Home Commentary Interview with Pulitzer Prize and Emmy award-winning photojournalist Barbara Davidson

Interview with Pulitzer Prize and Emmy award-winning photojournalist Barbara Davidson

by Fern Clair October 20, 2020
Interview with Pulitzer Prize and Emmy award-winning photojournalist Barbara Davidson

 Barbara Davidson, Concordia alumni, speaks on her time at Concordia and at The Link newspaper

Barbara Davidson is a Concordia alumni, three-time Pulitzer Prize winner, Emmy award-winning photojournalist, and a recipient of the Guggenheim Fellowship. Davidson did an online panel on Wednesday, Oct. 14, where she talked about her life story, how she became a renowned photojournalist, and her time at Concordia.

Davidson was born and raised in Montreal and graduated with a Bachelor of Fine Arts in Photography and Film Studies. While she studied at Concordia, she worked at The Link newspaper as a photographer.

Since graduating from Concordia, Davidson has traveled to over 50 countries, working at newspapers like the Washington Times and the Los Angeles Times. Her most current work before COVID was traveling across the United States taking portraits of gunshot survivors.

“I was the first person in my immediate family to graduate with a university degree,” said Davidson in an interview with The Concordian. She explained that for CEGEP she went to night school, as she had to work during the day, and needed to improve her high school grades for university admission.

When asked if she saw financial standing as a barrier to photography, Davidson said that people go into photojournalism believing it to be an easy profession — similar to modeling. But the steep learning curve and the extraordinary effort that goes into it can turn people off.

“If it is something you are passionate about, you make it work,” said Davidson, who explained that during her university years she would save her money and borrow equipment so she could continue photography. “You make it happen, that is what success is all about, I had to work hard.”

Davidson said what she most enjoyed while she worked at The Link was the sense of comradery; a sense of family and purpose. She was attracted to the feeling of engagement with the community in Montreal.

Davidson said her time at The Link was “an incredibly inspiring learning time in my life.”

“There has to be a hungry curiosity, a hungry curiosity leads to all kinds of opportunity,” she said, emphasizing that curiosity can lead a person in a new direction. “Be mindful and honest with yourself, if you listen to that inner voice about what you are curious about, then that can lead you.”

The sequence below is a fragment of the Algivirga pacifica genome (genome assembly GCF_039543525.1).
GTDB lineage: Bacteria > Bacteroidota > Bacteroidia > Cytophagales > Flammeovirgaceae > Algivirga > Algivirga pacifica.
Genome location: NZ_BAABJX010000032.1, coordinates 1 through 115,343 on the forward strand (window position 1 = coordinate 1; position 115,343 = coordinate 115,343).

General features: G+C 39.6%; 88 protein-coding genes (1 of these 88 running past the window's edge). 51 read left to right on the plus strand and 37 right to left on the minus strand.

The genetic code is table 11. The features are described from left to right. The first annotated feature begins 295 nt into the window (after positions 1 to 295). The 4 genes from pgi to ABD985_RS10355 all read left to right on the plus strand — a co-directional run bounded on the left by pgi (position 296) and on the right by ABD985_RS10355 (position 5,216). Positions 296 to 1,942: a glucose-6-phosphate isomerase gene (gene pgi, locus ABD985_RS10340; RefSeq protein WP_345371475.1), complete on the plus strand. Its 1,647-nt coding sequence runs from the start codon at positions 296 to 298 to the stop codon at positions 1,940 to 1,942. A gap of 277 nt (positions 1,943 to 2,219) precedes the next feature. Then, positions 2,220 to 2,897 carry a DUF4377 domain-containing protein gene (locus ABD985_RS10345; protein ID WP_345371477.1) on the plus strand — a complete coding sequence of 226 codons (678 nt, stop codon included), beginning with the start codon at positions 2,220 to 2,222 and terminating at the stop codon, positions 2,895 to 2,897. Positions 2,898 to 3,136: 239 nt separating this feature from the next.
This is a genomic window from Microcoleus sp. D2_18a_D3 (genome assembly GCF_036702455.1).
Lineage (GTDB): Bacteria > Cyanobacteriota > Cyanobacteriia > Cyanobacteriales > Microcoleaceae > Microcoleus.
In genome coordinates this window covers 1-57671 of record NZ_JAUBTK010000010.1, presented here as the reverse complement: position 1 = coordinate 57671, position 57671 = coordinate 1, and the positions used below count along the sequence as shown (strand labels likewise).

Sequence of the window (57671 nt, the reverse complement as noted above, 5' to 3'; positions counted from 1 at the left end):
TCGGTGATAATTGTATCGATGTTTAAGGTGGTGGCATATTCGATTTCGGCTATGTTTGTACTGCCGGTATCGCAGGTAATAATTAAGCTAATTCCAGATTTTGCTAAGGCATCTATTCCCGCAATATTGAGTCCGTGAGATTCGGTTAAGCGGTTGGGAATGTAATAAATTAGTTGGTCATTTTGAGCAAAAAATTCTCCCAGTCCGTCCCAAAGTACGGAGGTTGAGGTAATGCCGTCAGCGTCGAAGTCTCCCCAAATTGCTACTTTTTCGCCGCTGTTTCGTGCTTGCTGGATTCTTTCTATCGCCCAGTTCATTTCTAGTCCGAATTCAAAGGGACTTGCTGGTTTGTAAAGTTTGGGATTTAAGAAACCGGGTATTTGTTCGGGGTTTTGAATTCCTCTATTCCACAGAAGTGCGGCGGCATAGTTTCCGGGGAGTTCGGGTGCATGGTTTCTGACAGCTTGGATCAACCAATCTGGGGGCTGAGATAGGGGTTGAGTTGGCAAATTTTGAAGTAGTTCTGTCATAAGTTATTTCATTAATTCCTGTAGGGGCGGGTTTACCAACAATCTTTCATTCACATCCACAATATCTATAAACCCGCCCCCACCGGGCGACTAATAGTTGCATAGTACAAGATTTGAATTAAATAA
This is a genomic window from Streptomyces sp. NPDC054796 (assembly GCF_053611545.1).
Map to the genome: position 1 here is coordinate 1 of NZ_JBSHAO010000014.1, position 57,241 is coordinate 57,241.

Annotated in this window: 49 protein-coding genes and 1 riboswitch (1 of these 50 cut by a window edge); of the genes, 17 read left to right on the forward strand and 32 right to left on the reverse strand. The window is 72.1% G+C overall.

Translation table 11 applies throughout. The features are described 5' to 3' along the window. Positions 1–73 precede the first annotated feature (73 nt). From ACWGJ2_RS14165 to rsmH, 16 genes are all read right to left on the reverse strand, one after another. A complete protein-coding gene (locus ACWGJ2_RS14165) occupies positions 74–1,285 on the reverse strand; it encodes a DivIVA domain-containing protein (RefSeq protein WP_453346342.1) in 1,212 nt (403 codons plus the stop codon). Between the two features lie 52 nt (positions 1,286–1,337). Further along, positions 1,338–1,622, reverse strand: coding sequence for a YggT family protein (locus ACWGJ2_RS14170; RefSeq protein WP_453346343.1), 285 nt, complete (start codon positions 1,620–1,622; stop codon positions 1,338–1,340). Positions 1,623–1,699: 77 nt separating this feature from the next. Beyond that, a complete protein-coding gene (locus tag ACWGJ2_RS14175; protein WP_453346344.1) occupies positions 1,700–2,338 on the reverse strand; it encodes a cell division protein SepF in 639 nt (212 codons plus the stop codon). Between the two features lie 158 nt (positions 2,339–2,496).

Davidson said her biggest regret in university was not taking advantage of her professors’ expertise. She explained that professors are not just there to give grades, but also to help guide you on your way. She said that university is a rare time where you have access to these resources.

“There are so many [mistakes], I have fallen flat on my face more times than I care to share,” said Davidson, who continued to elaborate on a particular incident when she was working at the Missouri Photo Workshop, doing an article about two single mothers raising their kids together.

Davidson explained that she got caught up in the sensationalism of reporting on how the mothers were going to parties and living their lives, and failed to report on the good parenting the mothers were also doing.

“I did not show a well-rounded picture, and that failure has guided me my entire career moving forward after that,” Davidson said.

“As a human, as a journalist, I failed to look for the true humanity in them,” she said. “Always look for the humanity in people, regardless of the circumstances that they are currently in.”

Davidson said the best advice she can give to students is not to think of themselves alone, that there are people out there to help guide, shape, and inform students.

“You just have the bravery to reach out, and you will succeed,” said Davidson.

The panel was open to the public, but the majority who attended were Concordia students or alumni. Those reached out too said the panel was informative and inspirational.

“Even if it’s not the path [students] are interested in taking, they can get a sense of what lengths they can go to in their own dreams and with their own goals,” said Kendra Kabasele, a Concordia alumni journalist and photographer who attended Davidson’s panel.

“[Students] may even be triggered to pursue an avenue they hadn’t ever thought of before. That’s what’s important about panels like these; the awakening of what has yet to be awakened,” said Kabasele.

“It gave me hope and perspective as I began my career, hoping to work as a photographer and visual journalist,” said Matilda Cerone, a Journalism student at Concordia who also attended the panel. “I am reassured that it is okay that I am where I am and that things don’t need to happen right away for me to embark on an eventful and exciting experience.”

Cerone explained that while she enjoyed the panel, she felt that Davidson did not properly address the questions on white privilege and the white gaze in photojournalism.

“I too desire to take pictures that have a social impact, but I do not want to engage in white saviourism and I am very aware that when a white person photographs non-white people there is a toxic power dynamic,” Cerone said.

During the panel Davidson stated that she understands the privilege she has and has seen editors bypass photographers of colour. She stated that this needs to stop, as diversity creates more interesting and rich media.

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